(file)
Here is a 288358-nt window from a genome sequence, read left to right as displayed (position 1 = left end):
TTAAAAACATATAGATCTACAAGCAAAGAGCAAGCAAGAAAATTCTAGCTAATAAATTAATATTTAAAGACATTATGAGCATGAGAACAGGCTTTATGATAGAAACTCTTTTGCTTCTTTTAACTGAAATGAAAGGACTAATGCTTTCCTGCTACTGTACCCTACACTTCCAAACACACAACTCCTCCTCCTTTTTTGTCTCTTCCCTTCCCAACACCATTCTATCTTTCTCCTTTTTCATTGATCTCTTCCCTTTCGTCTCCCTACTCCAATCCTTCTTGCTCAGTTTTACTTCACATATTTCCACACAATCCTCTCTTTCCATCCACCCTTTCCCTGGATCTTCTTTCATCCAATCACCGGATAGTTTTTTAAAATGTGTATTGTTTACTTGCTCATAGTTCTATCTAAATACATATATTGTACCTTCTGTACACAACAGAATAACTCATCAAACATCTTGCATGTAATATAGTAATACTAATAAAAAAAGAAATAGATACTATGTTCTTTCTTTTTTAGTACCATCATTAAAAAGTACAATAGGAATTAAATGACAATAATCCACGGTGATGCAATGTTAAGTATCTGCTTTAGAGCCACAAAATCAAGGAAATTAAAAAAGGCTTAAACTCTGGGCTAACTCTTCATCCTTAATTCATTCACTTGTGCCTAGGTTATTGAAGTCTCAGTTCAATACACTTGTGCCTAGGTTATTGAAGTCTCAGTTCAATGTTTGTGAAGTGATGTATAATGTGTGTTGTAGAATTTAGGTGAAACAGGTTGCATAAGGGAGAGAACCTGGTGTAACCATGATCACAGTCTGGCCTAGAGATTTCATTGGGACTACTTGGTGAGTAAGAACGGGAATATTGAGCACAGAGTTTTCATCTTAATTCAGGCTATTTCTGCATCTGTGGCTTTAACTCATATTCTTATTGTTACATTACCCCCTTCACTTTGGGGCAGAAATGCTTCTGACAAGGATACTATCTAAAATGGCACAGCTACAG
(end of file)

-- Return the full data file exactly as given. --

Here is a 288358-nt window from a genome sequence, read left to right as displayed (position 1 = left end):
TTAAAAACATATAGATCTACAAGCAAAGAGCAAGCAAGAAAATTCTAGCTAATAAATTAATATTTAAAGACATTATGAGCATGAGAACAGGCTTTATGATAGAAACTCTTTTGCTTCTTTTAACTGAAATGAAAGGACTAATGCTTTCCTGCTACTGTACCCTACACTTCCAAACACACAACTCCTCCTCCTTTTTTGTCTCTTCCCTTCCCAACACCATTCTATCTTTCTCCTTTTTCATTGATCTCTTCCCTTTCGTCTCCCTACTCCAATCCTTCTTGCTCAGTTTTACTTCACATATTTCCACACAATCCTCTCTTTCCATCCACCCTTTCCCTGGATCTTCTTTCATCCAATCACCGGATAGTTTTTTAAAATGTGTATTGTTTACTTGCTCATAGTTCTATCTAAATACATATATTGTACCTTCTGTACACAACAGAATAACTCATCAAACATCTTGCATGTAATATAGTAATACTAATAAAAAAAGAAATAGATACTATGTTCTTTCTTTTTTAGTACCATCATTAAAAAGTACAATAGGAATTAAATGACAATAATCCACGGTGATGCAATGTTAAGTATCTGCTTTAGAGCCACAAAATCAAGGAAATTAAAAAAGGCTTAAACTCTGGGCTAACTCTTCATCCTTAATTCATTCACTTGTGCCTAGGTTATTGAAGTCTCAGTTCAATACACTTGTGCCTAGGTTATTGAAGTCTCAGTTCAATGTTTGTGAAGTGATGTATAATGTGTGTTGTAGAATTTAGGTGAAACAGGTTGCATAAGGGAGAGAACCTGGTGTAACCATGATCACAGTCTGGCCTAGAGATTTCATTGGGACTACTTGGTGAGTAAGAACGGGAATATTGAGCACAGAGTTTTCATCTTAATTCAGGCTATTTCTGCATCTGTGGCTTTAACTCATATTCTTATTGTTACATTACCCCCTTCACTTTGGGGCAGAAATGCTTCTGACAAGGATACTATCTAAAATGGCACAGCTACAG